Out of the box, the sole of the Guide Tennie is overly thick and stiff, making for less sensitivity underfoot than I’d like. Though Stealth rubber provides class-leading traction on rock, it took me a few weeks to get over the feeling that I had bricks on my feet. And the newest model feels even stiffer than before, with extra cushioning around the ankle giving it a bulkier, clunkier feel. That said, after the break-in period, the Guide Tennie is both comfortable and responsive underfoot, retaining its climbing ability much more than a shoe without a beveled toe like the La Sportiva Boulder X or a mesh shoe like the La Sportiva TX3.
The Guide Tennie isn’t my favorite shoe for hiking, but the new model comes with a few improvements for the trail. Not only is the updated model lighter, it also sports extra padding around the ankle for comfort and a synthetic tongue and collar for more breathability. Even with the improvements, there’s no denying that the Guide Tennie is rigid and uncomfortable out of the box. The same stiffness that provides such a secure platform for climbing detracts from comfort and flexibility while hiking. Therefore, I highly recommend breaking the Guide Tennie in before a long approach—these shoes are notorious for giving blisters to new users.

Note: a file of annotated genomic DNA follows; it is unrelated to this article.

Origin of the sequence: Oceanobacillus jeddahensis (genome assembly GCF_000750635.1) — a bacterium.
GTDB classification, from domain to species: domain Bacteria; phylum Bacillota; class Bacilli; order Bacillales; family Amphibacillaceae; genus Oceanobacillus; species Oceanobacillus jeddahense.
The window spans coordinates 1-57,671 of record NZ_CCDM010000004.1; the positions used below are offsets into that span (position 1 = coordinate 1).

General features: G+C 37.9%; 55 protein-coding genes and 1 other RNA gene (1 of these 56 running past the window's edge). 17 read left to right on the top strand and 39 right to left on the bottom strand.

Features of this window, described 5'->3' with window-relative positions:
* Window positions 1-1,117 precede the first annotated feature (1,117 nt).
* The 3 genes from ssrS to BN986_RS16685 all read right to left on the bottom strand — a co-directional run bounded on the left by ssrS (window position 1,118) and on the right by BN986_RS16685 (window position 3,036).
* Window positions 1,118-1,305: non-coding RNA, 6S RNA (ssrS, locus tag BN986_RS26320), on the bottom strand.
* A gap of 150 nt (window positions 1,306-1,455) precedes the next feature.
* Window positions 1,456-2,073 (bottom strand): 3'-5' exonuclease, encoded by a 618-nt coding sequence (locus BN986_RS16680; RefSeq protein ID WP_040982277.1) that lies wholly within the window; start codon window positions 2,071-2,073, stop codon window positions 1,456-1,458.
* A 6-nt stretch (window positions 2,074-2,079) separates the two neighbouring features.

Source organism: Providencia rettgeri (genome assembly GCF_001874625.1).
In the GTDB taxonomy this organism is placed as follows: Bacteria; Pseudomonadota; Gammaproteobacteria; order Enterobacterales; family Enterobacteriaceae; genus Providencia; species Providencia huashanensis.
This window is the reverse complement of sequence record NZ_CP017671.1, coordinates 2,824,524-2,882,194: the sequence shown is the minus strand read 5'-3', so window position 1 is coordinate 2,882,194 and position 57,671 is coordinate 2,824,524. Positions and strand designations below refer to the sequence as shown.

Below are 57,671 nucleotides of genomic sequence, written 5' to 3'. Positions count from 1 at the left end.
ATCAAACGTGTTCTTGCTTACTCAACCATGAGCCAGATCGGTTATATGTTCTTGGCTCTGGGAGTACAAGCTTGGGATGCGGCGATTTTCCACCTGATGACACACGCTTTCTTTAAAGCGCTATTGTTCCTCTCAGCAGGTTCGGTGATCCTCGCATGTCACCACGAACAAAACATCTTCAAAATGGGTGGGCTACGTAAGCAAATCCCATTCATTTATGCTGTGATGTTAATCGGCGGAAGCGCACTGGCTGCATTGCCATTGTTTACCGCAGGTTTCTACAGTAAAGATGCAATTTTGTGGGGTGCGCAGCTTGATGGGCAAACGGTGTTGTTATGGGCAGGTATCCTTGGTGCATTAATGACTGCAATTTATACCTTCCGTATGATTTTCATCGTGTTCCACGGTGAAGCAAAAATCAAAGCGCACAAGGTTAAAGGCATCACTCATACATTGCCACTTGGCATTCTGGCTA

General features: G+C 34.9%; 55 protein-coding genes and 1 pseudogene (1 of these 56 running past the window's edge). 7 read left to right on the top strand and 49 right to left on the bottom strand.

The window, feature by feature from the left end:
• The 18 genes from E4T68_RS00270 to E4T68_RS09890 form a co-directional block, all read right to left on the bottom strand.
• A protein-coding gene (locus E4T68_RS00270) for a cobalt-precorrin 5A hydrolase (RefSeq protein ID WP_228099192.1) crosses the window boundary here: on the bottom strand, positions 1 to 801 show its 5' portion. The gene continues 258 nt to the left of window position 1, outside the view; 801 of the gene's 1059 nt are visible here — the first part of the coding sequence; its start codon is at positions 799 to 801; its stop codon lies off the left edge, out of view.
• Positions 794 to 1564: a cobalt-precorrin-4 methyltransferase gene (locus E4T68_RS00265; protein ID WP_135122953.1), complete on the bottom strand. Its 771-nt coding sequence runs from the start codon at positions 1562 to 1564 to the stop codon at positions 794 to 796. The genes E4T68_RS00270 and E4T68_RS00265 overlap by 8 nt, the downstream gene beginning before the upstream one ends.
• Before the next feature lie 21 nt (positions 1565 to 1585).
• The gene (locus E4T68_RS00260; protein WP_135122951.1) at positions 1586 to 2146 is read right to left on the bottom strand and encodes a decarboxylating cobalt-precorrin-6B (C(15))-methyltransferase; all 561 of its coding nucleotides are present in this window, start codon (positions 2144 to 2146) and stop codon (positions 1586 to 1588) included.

As mentioned above, the sole of the Guide Tennie is covered with Five Ten’s proprietary Stealth C4 rubber. After break-in, I enjoyed a high level of security underfoot during third and fourth-class scrambles and approaches over boulder fields. However, the “Dotty” pattern of the rubber does not excel on wet terrain like slippery leaves, ice, or switching from snow to rock. For east coast climbers or those frequenting mountain environments, I recommend opting for a shoe with sharper tread.